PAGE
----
I am a third-year PhD student working in the Department of Biosciences of the University of Exeter in Cornwall (UK). I am supervised by Professor Alex Mesoudi. My PhD thesis forms part of a larger project funded by the Leverhulme Trust on the Cultural Evolution of Social Hierarchy. Dr. Charlotte Brand also works on this project. 

    My PhD focuses on Henrich and Gil-White’s (2001) theory of the evolution of prestige in humans. According to these authors, humans use two different strategies to acquire high social rank and social influence, which they labeled ‘dominance’ (i.e. using threat and intimidation to induce fear in others) and ‘prestige’ (displaying competence in valued domains to induce admiration in others). The first part of my thesis focuses on the distinction between dominance and prestige. I am currently writing a review article discussing the evidence for and against this dual evolutionary model of social hierarchy and developing my own model integrating research on all of these fields. In an additional article with Dr. Adam Flitton, we discuss the limitations of the current application of the dominance-prestige distinction to modern politics; moreover, we analyse survey data showing that economic uncertainty and intergroup conflict predict preferences for both dominant and prestigious political leaders. We also show that perceptions of political leaders as dominant or prestigious depend on the political ideology of the perceiver and the politician. This article will be available very soon as a preprint. 

    Henrich and Gil-White argue that prestige psychology is exclusive to humans, while dominance psychology is shared with other social animals. They believe that prestige evolved as a way to select models from whom socially learn. Consequently, they predict that humans preferentially copy the behaviours, opinions, and skills of prestigious individuals and better

recall information provided by them than the information provided by less prestigious individuals. This is known as prestige-biased social learning. The second part of my thesis focuses on the above mentioned social learning bias. Firstly, we have conducted a literature review on prestige-biased social learning addressing whether the use of prestige bias is adaptive and what is its actual use. We have also distinguished between two different prestige cues that people use to infer competence, which we call first-order (e.g. age, material possessions or appearance of potential models) and second-order prestige cues (e.g. attention and deference that other individuals pay towards potential models). This article has been published in Palgrave Communications (Jiménez & Mesoudi, 2019). Furthermore,  we have conducted an experiment in which we tested whether the information provided by prestigious sources was better transmitted across a chain of four participants than information provided by non-prestigious sources. We did not find evidence to support a better transmission of information provided by prestigious individuals. This article is currently under review but a preprint is available (Jiménez & Mesoudi, Submitted). We are currently conducting an additional experiment, which results will be available as a preprint in the next few months.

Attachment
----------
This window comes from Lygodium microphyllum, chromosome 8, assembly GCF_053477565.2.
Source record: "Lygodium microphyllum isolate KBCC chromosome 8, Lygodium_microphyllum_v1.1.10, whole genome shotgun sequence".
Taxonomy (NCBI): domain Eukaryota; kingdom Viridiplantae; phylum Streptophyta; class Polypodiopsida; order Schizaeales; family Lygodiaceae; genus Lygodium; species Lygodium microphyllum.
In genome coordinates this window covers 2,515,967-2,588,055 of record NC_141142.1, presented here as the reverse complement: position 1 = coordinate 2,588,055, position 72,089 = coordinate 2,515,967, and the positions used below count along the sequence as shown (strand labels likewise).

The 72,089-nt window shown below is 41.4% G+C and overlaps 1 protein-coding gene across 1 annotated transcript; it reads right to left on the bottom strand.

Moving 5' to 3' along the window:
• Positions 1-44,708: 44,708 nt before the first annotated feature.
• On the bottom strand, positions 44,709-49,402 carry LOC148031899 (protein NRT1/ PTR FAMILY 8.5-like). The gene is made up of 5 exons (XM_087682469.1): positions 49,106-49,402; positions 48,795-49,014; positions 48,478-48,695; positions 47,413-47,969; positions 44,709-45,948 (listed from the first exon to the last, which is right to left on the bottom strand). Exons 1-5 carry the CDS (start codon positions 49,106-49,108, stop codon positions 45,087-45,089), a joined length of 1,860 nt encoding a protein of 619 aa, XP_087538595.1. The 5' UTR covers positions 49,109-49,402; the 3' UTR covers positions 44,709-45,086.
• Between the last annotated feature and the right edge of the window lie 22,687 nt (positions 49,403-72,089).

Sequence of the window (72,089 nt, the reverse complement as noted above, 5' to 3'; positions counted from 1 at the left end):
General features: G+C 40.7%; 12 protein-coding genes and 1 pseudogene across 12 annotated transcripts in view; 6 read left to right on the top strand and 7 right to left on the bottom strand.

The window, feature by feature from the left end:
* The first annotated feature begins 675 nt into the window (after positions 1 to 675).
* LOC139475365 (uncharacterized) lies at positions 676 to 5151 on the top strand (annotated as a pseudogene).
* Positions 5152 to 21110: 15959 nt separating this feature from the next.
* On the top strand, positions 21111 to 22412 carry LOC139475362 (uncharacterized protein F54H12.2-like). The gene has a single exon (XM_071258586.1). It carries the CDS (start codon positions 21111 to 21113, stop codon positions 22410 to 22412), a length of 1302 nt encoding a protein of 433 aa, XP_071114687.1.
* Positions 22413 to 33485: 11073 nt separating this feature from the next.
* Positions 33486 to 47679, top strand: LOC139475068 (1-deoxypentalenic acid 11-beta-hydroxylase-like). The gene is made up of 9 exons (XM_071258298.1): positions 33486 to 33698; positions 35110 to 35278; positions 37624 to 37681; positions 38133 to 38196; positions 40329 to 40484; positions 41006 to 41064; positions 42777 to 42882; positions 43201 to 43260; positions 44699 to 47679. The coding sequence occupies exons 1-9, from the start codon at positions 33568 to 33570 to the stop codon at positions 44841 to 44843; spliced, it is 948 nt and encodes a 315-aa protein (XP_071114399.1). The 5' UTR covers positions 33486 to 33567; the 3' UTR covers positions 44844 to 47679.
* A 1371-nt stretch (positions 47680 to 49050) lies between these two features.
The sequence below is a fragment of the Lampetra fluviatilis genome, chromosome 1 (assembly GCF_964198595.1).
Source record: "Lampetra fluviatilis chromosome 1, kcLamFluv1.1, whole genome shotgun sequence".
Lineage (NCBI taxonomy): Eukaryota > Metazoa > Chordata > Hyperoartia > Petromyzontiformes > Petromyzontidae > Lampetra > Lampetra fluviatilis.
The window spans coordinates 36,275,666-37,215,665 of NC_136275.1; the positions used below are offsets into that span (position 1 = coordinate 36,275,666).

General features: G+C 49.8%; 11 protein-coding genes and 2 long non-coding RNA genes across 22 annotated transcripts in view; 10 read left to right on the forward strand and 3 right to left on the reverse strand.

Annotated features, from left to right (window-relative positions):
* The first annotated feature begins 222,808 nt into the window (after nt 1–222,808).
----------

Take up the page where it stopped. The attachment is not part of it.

Prior to my PhD, I undertook the MA Research Methods at the Department of Anthropology at Durham University following the cultural evolution pathway. My dissertation was supervised by Dr. Jamie Tehrani and focused on the cognitive biases affecting the transmission of vaccine-related information and decisions. Together with Dr. Joseph Stubbersfield, we ran a transmission chain experiment published in Social Science & Medicine (Jiménez, Stubbersfield & Tehrani, 2018). We tested whether anti-vaccination information was better transmitted than pro-vaccination information and how the style of the information (emotional vs medical) influenced the transmission of the pro-vaccination/anti-vaccination information. We found that emotional information was better transmitted than medical information with the independence of the view (pro-, anti-) on vaccination. Later, we have conducted another experiment testing whether the side effects of a vaccine are better recalled than symptoms of a vaccine-preventable infectious disease. Contrary to our predictions, we did not find evidence for better recall of side effects than symptoms. A preprint of this article is available (Jiménez, Mesoudi & Tehrani, Submitted). 

    In the near future, I would like to continue conducting research on the dominance-prestige distinction. Specifically, I aim to study the long-term consequences of dominance and prestige-based hierarchies on invention, innovation and cumulative culture. I would also like to study how the use of the dominance and prestige strategies varies in different settings (e.g. informal vs formal hierarchies, large vs small-scale societies) and how prestige-biased social learning is affected by digital technologies. 

    I am also very interested in studying how people integrate individual and social learning within key areas of their lives such as health (e.g. what to eat, how to do exercise), time (e.g. how to manage this important limited resource, how to deal with distractions), money (e.g. how to save money, invest it, gain more of it), social and romantic relationships (e.g. how to make friends, attract a partner, maintain healthy relationships and deal with toxic relationships), career (e.g. what aspects of a job need to be prioritised, how to gain a promotion) and personal development (e.g. how to compose a song, learn a second language, surf, dance, fish, grow vegetables) development. 

    If you want to know more about me, you can download my CV here